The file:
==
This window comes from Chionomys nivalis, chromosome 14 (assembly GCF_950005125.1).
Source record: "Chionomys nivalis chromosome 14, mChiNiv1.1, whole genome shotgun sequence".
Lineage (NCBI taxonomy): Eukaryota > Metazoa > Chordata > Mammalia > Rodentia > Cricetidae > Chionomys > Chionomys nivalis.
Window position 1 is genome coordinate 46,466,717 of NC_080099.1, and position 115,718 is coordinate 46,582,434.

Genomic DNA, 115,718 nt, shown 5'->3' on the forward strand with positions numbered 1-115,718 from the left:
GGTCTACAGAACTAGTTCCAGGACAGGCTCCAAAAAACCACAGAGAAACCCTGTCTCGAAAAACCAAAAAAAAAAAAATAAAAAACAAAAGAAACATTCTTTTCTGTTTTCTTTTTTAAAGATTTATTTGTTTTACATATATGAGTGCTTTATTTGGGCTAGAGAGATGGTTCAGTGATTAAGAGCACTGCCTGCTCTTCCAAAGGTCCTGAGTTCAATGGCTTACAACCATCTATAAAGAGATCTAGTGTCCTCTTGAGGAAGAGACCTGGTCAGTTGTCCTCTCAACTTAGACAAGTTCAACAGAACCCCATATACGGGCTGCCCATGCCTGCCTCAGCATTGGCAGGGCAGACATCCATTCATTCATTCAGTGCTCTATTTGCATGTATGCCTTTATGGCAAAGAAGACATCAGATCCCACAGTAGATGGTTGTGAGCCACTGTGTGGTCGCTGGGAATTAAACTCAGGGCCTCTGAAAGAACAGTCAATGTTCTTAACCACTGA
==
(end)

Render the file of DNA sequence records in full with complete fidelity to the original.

This window comes from Chionomys nivalis, chromosome 14 (assembly GCF_950005125.1).
Source record: "Chionomys nivalis chromosome 14, mChiNiv1.1, whole genome shotgun sequence".
Lineage (NCBI taxonomy): Eukaryota > Metazoa > Chordata > Mammalia > Rodentia > Cricetidae > Chionomys > Chionomys nivalis.
Window position 1 is genome coordinate 46,466,717 of NC_080099.1, and position 115,718 is coordinate 46,582,434.

Genomic DNA, 115,718 nt, shown 5'->3' on the forward strand with positions numbered 1-115,718 from the left:
GGTCTACAGAACTAGTTCCAGGACAGGCTCCAAAAAACCACAGAGAAACCCTGTCTCGAAAAACCAAAAAAAAAAAAATAAAAAACAAAAGAAACATTCTTTTCTGTTTTCTTTTTTAAAGATTTATTTGTTTTACATATATGAGTGCTTTATTTGGGCTAGAGAGATGGTTCAGTGATTAAGAGCACTGCCTGCTCTTCCAAAGGTCCTGAGTTCAATGGCTTACAACCATCTATAAAGAGATCTAGTGTCCTCTTGAGGAAGAGACCTGGTCAGTTGTCCTCTCAACTTAGACAAGTTCAACAGAACCCCATATACGGGCTGCCCATGCCTGCCTCAGCATTGGCAGGGCAGACATCCATTCATTCATTCAGTGCTCTATTTGCATGTATGCCTTTATGGCAAAGAAGACATCAGATCCCACAGTAGATGGTTGTGAGCCACTGTGTGGTCGCTGGGAATTAAACTCAGGGCCTCTGAAAGAACAGTCAATGTTCTTAACCACTGA